Press Release

Are prophecies akin to interpretations, memories, sketches or schematic images? What do they tell us? Do they unlock new realms in which we can think and act? Such questions form the starting point of the exhibition Notes of a Seeress, which takes its name from a 1958 drawing by Joseph Beuys.



International exhibitions

International upcoming exhibitions

Notes of a Seeress

Ifa-Galerie, Berlin (Germany)

30.04 - 13.06.2021




Exhibition April 30 -June 13, 2021. ifa-Galerie Berlin, Linienstraße 139/140 - 10115 Berlin (Germany). T +49 30 28449110. Hours: Tuesday–Sunday 2–6pm.







Notes of a Seeress, Ifa-Galerie, Berlin

© ArtCatalyse International / Marika Prévosto 2021. All Rights Reserved

To mark the 100th anniversary of his birth, the ifa Gallery Berlin is presenting drawings by Joseph Beuys from the ifa's art collection in a dialogue with the artistic positions of Andrea Acosta, Anne Duk Hee Jordan and Sara Ouhaddou. Both Beuys and the featured artists address overlooked, disregarded, handed-down forms of—often collective—knowledge. Based on the relationship to found materials, they use humorous, poetic and social gestures to examine economic and ecological issues, initiating processes that have the potential to effect lasting societal change. Notes of a Seeress unifies four artistic perspectives into a spatial and mental cosmos that comments on the social and aesthetic shifts in contemporary society and the potential dialogues they give rise to.

Andrea Acosta creates immersive works using found objects. Starting from a small detail or a tactile experience, she composes poetic installations that incorporate drawings, photographs and sculptures. Like a field worker, she collects leaves, twigs, roots and other natural fragments that she later reassembles into new configurations. In her installation Wald, she uses ‘prostheses’ to grant broken twigs a second life. Can the sum of the parts make up a whole again? Acosta’s creative practice spins a web of technical and organic elements that explores the possibilities of coexistence, togetherness and tension in the urban realm.

Joseph Beuys's graphic work reflects the immediacy of the connection between mind and body in space. In it he found an experimental domain for the interconnectedness of the material and the immaterial and developed his sculptural way of thinking as well as his open concept of work. He created a graphic oeuvre full of dynamism, repetition, of empathetic vision—the core and foundation for his artistic and political activity: “I can only say that if I had not done all these drawings, I could not have done my political work.” Beuys left an indispensable imprint as an artist, storyteller, teacher, and activist. He was an instigator, an animator, an agitator, a provocateur, a modifier—he was unwavering. (Göz Adriani, 1989).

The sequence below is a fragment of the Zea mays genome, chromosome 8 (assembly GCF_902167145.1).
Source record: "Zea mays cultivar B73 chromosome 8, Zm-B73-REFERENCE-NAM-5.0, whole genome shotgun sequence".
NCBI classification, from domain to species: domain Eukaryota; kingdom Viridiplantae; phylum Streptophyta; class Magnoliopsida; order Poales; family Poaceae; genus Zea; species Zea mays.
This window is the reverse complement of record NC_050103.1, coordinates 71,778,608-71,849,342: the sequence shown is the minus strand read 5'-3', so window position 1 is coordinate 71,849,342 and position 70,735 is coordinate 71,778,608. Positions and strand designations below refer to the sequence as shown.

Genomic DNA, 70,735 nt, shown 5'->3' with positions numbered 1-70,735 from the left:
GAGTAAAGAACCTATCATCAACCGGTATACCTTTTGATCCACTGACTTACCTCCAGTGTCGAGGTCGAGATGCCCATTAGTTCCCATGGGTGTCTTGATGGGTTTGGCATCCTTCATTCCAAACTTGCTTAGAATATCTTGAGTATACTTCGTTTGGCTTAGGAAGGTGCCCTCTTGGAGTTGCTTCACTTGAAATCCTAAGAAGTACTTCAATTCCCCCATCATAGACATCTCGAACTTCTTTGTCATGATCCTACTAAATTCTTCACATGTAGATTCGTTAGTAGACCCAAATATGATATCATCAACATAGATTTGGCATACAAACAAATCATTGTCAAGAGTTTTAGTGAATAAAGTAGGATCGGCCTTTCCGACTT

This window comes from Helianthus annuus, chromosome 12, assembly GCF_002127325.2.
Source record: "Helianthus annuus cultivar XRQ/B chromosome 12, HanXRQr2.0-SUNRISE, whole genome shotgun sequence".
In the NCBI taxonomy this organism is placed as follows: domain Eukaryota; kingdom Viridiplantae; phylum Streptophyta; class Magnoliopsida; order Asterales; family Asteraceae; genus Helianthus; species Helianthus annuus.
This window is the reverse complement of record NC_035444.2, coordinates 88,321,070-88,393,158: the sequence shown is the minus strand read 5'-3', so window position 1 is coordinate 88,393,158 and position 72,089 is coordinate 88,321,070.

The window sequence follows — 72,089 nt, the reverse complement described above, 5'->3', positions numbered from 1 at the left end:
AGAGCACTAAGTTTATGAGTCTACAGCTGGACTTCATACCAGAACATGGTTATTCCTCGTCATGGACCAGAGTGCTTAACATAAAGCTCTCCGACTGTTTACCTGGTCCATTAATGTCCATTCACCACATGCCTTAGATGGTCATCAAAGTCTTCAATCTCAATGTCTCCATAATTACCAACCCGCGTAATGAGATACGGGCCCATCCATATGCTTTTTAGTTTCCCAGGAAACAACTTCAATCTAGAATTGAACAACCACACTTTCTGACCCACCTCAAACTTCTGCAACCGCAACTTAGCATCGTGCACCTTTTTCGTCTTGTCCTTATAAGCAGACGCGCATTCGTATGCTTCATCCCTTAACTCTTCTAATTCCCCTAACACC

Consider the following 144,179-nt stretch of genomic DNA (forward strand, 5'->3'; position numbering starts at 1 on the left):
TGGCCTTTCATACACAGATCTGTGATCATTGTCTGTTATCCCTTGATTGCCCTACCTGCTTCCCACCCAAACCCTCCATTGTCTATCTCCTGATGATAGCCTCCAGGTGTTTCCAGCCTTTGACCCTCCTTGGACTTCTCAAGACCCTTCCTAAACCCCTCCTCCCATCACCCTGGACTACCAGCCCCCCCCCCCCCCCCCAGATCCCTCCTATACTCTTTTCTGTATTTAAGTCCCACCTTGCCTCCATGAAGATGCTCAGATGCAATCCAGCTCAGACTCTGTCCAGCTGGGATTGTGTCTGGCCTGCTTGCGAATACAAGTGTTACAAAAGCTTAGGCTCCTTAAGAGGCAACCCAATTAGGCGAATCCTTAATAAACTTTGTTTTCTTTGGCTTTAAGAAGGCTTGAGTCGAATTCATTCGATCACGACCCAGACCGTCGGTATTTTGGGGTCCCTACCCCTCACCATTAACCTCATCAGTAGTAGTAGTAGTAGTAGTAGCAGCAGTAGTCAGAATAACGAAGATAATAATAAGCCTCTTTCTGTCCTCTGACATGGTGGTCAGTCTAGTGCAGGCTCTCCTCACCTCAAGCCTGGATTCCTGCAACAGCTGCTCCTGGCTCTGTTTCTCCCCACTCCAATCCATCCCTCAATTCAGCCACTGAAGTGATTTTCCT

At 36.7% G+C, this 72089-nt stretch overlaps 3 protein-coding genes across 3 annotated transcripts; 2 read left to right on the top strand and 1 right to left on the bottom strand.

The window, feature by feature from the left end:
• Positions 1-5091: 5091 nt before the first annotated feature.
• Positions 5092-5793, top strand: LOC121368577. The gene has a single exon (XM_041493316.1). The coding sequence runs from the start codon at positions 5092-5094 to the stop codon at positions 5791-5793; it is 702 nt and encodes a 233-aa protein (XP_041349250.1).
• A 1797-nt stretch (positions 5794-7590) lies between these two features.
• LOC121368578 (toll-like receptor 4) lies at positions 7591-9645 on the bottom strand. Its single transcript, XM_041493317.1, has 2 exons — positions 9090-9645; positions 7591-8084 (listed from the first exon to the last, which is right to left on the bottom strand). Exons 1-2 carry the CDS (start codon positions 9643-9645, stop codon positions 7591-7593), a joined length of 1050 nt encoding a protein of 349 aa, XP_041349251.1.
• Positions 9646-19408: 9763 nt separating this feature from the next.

Anne Duk Hee Jordan investigates the complex dialogue between things—whether conscious, animate, processed or malformed. Mischievously creating ecosystems like the figure of the trickster, she immersively negotiates motives of transformation and transience, with one foot in the future and the other in utopia. Her drawings free time and space from their static components and present vividly coloured counter-positions that offer new perspectives on the myth of the explorer or depict the ecological state of the earth and its oceans—like the exotic, queer sea-dwellers that change and mutate in the face of global climate change. Her mechanical works  transform objects such as stones and fossils into performative machines, kinetic sculptures that rhythmically reverberate the physical qualities of their materials.

Sara Ouhaddou transposes overlooked cultural realities and knowledge repositories into new patterns, forms, and narratives. For the work in her Woven/Unwoven series, she used discarded rubber mats as a foundation upon which she created, in a collective and collaborative process, new designs. Embroidery that would otherwise adorn upscale garments are designed by young women from Téouan, thus feeding them into a new cycle. On the one hand, the series of drawings entitled Al Kalima, meaning “words” in Arabic, are preliminary studies for the glassblowers of Marrakech, a group threatened by extinction; on the other hand they bring to mind calligraphy, whose abstraction opens up new languages and their respective universes. Sarah Ouhaddou looks for ways of writing where nothing is equal, nothing is parallel and nothing is opposite, where things are multidimensional.

Curated by Inka Gressel and Susanne Weiß.

Andrea Acosta,  Assisted Forest, 2020. Found objects, brass rods and clamps, dimensions variable. © Andrea Acosta.

Andrea Acosta,  Assisted Forest, 2020. Found objects, brass rods and clamps, dimensions variable. © Andrea Acosta.